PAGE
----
Shortages of medicines that are not on the Medicines Watch List can still be assessed as critical by the TGA. Sponsors are also required to self-assess according to these protocols to determine whether or not a shortage needs to be reported within 2 working days.
While information about current and anticipated critical medicine shortages will always be published, publication of information about non-critical (low and medium impact) shortages through the Medicines Shortage Information Initiative is not mandatory, but is strongly encouraged in the interest of public health (see Table 3).
Early and timely engagement with health care practitioners is a priority to ensure impacts are accurately identified. Assessing the potential impacts of a particular shortage will be aided by expertise within medical (colleges and professional organisations) and pharmacy bodies (for example, Society of Hospital Pharmacists of Australia Specialty Practice Groups) when required. State and Territory Chief Health Officers and Chief Pharmacists may also be involved in management of shortages of medicines of major importance in public health systems.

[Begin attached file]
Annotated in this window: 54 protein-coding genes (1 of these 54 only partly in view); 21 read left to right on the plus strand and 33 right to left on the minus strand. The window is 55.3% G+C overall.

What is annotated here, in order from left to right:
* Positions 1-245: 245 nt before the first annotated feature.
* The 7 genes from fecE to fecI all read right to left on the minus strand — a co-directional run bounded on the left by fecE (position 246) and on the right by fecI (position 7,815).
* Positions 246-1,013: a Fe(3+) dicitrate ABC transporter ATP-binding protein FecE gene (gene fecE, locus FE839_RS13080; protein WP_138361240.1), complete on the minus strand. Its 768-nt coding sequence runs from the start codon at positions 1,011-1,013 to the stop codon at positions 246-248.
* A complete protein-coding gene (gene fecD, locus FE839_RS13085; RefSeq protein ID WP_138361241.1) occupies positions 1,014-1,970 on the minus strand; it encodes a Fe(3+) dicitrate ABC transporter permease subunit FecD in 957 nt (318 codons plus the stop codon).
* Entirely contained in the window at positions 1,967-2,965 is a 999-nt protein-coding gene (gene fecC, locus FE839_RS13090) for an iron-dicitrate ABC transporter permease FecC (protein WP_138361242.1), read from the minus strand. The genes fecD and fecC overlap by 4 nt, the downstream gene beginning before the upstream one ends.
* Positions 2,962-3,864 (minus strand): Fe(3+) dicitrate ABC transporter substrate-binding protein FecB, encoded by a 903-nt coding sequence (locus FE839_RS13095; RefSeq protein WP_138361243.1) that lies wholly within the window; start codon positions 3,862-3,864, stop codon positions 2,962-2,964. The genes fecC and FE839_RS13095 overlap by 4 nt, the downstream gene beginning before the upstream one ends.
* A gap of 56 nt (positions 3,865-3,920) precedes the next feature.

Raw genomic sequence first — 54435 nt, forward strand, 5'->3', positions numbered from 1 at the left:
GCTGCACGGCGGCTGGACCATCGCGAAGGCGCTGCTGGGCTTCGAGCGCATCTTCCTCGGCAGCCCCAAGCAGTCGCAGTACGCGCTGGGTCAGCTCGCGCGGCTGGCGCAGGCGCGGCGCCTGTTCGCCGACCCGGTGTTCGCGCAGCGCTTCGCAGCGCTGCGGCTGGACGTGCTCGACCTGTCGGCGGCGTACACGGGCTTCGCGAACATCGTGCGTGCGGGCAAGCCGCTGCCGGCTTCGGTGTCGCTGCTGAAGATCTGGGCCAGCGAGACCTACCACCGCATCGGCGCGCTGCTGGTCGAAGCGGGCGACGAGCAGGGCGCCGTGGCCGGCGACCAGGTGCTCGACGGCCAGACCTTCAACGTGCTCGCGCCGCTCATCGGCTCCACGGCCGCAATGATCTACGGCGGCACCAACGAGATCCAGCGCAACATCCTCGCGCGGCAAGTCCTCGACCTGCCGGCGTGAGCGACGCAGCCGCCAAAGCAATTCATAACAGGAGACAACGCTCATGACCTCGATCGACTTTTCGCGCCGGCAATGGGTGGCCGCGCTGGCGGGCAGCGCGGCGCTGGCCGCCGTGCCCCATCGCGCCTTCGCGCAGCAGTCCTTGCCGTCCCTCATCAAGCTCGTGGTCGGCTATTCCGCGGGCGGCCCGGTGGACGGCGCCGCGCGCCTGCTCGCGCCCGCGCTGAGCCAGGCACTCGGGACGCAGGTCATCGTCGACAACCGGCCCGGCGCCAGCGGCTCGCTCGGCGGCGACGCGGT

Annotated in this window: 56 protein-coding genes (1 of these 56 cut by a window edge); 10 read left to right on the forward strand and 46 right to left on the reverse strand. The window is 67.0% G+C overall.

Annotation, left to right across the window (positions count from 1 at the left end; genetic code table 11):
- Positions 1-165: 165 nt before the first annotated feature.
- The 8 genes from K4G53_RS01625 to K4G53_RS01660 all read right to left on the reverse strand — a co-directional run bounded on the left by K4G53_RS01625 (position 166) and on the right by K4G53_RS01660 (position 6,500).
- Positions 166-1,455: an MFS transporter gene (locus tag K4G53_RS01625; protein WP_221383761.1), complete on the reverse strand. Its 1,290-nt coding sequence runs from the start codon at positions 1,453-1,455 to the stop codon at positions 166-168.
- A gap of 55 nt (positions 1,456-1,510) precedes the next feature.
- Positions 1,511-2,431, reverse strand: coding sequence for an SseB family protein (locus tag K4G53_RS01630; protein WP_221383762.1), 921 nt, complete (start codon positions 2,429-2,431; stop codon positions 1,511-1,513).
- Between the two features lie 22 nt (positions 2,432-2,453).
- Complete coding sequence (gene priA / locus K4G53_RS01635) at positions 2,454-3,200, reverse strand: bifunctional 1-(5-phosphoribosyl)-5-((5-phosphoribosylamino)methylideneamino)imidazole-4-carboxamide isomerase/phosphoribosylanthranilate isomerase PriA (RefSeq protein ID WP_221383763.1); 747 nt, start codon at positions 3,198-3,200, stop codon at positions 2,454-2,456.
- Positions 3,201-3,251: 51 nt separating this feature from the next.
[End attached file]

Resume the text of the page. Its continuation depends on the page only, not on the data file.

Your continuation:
Similarly, early identification of an alternative medicine in cases of a shortage of critical patient impact is paramount. The medicine could be an alternative medicine already registered in Australia or another therapeutic alternative. It may also involve identification of suitable overseas registered products for importation and use under special provisions (for example, section 19A of the Act or the TGA's Special Access Scheme).
It is highly recommended that medicine sponsors develop effective internal procedures to ensure that they can comply with the mandatory reporting requirements, including reporting timeframes.
The internal process within the wider Department of Health for triage and coordination in response to information received by the TGA about shortages is also documented in this guidance.
Figure 1 - Response to a reportable medicine shortage schematically outlines the response to a medicine shortage.
What constitutes a medicine shortage/discontinuation?
A medicine shortage is defined in the Act as:
a shortage of a medicine in Australia at a particular time if, at any time in the 6 months after that particular time, the supply of that medicine in Australia will not, or will not be likely to, meet the demand for the medicine for all of the patients in Australia who take, or who may need to take, the medicine.
A shortage of a reportable medicine must be reported to the TGA within legislated timeframes.
The discontinuation of the supply of a medicine (a permanent shortage) must also be notified to the TGA as outlined in the legislation:
- if the discontinuation is likely to be of critical impact:
- at least 12 months before the discontinuation is proposed to occur; or
- if the person is unable to comply with subparagraph (i) - as soon as practicable after the decision is made; or
- in any other case: